What to Know About Local Anesthesia

Medically Reviewed by Poonam Sachdev on November 09, 2021
4 min read

‌Local anesthesia numbs a part of your body so that your doctor can stitch up a wound or take a biopsy without you feeling any pain. Unlike general anesthesia, where you are put to sleep during a procedure, you will be conscious during the procedure.‌‌

You can also use local anesthesia for relief from pain caused by cancer and some bone and joint diseases. Local anesthesia drugs help and are safer than opioids. 

‌Your nerves carry pain signals to your brain. Local anesthetic drugs block your nerves and prevent them from carrying these signals. This nerve blockage saves you from feeling pain. 

‌This blockage is temporary. Your nerves will start working in a while. Both movement and feeling will return.

‌Doctors will need you to take general anesthesia for long and extensive procedures. You breathe gas through a mask or get an injection and fall asleep. When you wake up, the surgery is over.

General anesthesia needs expert care. Since you're unconscious, your heartbeat, respiration, oxygenation, and blood pressure must be watched carefully. You may need help in breathing, too.

While you're unconscious, you may vomit and suck the vomited material into your lungs. This can cause aspiration pneumonia, a dangerous condition. For your safety, your doctor will want you to fast for a few hours before anesthesia.

General anesthesia is given to you by an anesthesiologist after your doctor assesses your health in advance. 

Local anesthesia, on the other hand, is simpler. Since you're awake — with only part of your body numbed — it's safer. Side effects like nausea and vomiting are not as common as those after general anesthesia.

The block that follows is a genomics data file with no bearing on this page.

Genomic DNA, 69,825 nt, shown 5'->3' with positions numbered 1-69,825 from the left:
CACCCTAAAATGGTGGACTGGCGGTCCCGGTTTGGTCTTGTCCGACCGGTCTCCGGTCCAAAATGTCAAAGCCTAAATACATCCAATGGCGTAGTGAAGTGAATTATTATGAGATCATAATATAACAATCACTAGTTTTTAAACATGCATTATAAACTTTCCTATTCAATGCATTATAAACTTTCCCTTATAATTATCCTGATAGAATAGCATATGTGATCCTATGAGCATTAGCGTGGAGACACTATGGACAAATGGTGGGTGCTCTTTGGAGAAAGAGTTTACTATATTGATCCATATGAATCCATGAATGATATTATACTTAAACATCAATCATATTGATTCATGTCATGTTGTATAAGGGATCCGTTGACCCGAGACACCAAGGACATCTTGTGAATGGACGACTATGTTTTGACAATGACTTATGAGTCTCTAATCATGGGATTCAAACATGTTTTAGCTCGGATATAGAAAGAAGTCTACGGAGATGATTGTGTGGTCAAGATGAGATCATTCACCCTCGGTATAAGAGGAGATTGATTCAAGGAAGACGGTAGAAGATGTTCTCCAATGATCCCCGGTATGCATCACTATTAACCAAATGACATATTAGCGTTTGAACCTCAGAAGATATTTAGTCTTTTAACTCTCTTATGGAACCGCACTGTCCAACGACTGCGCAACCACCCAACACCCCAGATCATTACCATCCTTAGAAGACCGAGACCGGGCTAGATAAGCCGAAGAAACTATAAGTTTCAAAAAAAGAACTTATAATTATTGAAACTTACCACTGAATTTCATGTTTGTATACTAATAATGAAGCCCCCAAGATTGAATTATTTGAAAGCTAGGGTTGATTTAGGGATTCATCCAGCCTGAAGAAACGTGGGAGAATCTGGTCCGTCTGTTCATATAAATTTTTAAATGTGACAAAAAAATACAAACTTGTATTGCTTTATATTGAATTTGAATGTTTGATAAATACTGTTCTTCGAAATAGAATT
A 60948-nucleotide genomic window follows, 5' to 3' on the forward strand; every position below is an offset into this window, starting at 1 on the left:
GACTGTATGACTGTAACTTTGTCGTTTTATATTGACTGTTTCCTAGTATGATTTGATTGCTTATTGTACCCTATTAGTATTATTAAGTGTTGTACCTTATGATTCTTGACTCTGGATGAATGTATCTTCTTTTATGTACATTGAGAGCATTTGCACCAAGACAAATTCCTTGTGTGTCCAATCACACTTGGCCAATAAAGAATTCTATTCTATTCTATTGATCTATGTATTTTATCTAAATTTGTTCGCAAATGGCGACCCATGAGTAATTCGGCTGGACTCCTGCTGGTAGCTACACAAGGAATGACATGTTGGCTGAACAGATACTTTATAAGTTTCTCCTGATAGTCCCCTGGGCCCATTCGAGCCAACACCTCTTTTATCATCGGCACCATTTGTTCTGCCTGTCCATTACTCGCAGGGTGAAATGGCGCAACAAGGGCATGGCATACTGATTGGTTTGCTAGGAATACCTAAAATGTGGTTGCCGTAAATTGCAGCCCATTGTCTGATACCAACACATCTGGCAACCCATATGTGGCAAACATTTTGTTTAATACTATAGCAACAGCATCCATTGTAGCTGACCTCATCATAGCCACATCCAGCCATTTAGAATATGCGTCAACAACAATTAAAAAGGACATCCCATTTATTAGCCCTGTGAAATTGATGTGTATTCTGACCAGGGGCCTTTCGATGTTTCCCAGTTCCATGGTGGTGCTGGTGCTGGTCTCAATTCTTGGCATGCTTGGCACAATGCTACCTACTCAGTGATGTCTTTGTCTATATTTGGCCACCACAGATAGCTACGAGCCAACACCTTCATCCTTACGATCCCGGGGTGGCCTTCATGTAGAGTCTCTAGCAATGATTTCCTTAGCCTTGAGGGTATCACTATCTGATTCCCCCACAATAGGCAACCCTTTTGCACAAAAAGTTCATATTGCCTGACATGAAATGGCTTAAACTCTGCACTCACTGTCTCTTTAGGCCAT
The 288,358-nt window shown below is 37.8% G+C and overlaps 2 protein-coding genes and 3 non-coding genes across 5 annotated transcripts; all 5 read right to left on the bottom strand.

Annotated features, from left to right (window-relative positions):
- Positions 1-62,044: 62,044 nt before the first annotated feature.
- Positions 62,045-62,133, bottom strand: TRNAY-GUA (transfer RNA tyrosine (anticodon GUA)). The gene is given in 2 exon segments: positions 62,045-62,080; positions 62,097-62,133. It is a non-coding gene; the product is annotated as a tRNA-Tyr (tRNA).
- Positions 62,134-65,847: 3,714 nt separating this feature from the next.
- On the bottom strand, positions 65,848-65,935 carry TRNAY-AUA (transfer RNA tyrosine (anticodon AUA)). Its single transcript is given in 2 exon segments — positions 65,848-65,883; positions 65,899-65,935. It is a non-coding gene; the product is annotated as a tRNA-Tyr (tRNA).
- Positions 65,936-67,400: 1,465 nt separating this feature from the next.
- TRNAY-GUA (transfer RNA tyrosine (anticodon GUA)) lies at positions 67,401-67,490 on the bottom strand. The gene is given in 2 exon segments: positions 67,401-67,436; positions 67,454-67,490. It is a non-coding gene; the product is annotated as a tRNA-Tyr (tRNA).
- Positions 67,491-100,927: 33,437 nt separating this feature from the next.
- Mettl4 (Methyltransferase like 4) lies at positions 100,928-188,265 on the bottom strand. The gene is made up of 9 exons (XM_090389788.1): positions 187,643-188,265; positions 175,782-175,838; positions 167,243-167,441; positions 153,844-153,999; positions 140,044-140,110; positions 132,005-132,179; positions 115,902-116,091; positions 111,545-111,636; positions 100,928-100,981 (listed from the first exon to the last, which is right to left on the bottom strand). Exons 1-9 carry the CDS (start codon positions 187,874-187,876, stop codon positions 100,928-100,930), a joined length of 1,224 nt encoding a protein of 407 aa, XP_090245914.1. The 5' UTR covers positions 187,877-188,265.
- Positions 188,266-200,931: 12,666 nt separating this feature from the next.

‌Local anesthesia relieves pain without the risks and preparation of general anesthesia. You're conscious and alert, and only part of your body is numb. It has other benefits too:

  • ‌An anesthesiologist is not needed. Your family doctor or surgeon gives the local anesthesia before starting the procedure.
  • ‌Local anesthesia side effects are uncommon and usually mild.
  • ‌Dangers like aspiration pneumonia are rare. Your procedure won't be delayed because you've eaten recently.
  • ‌You can go home sooner. 
  • ‌Costs are much lower.‌

‌Local anesthetic drugs are used in three different ways:

Local application. You can apply local anesthetic ointment to open sores or mouth ulcers. Anesthetic eye drops numb the eye for your doctor to remove eyelashes or particles.

Local injection. Your doctor injects a local anesthetic drug under the skin or deeper. You won't feel the needle pricks as your doctor sews a wound. Your doctor also uses such injections to take a biopsy or do a spinal tap to get cerebrospinal fluid (CSF) for testing.

Nerve blocks. Local anesthetic drugs are injected near nerves to block the pain from the area supplied by the nerve. Your doctor uses nerve blocks for dental treatment and eye operations. Spinal anesthesia, used for doing cesarean section, is also a type of nerve block.

Two kinds of local anesthetic drugs are used nowadays. The commonly used drugs are amides like lignocaine, prilocaine, and bupivacaine. The other group is esters like cocaine, procaine, and amethocaine.

‌Most often, the effects of local anesthesia wear off quickly. The effect of commonly used local anesthetic drugs, like lignocaine, wears off in about an hour. Your doctor may combine a local anesthetic with other drugs like steroids, clonidine, or epinephrine (adrenaline). This prolongs the anesthesia. 

It's important to take care of the numbed part carefully. After dental treatment, for example, your mouth will be numb, and you might burn yourself by drinking hot coffee. 

When the local anesthesia is needed to work longer, your doctor will use slow-release forms of the drugs or apply continuous infusion of the local anesthetic drugs.

‌Other than for surgery and other medical procedures, local anesthesia can be used for relief from pain and itching. You can use it for:

  • Open sores, poison ivy contact, and other rashes
  • Cancer-related pain
  • Joint pain — especially in the spine
  • Labor pain — where your doctor may give you an epidural anesthesia
  • Diagnostic processes like biopsy and spinal tap

‌Local anesthetics are given for local numbing, but it's absorbed into your body and carried by blood all over the body. You may have both local and generalized side effects, including:

  • Soreness at the injection site
  • Tingling feeling
  • Ringing in the ears
  • Headache, dizziness, and confusion
  • Disturbances of the heart rhythm and blood pressure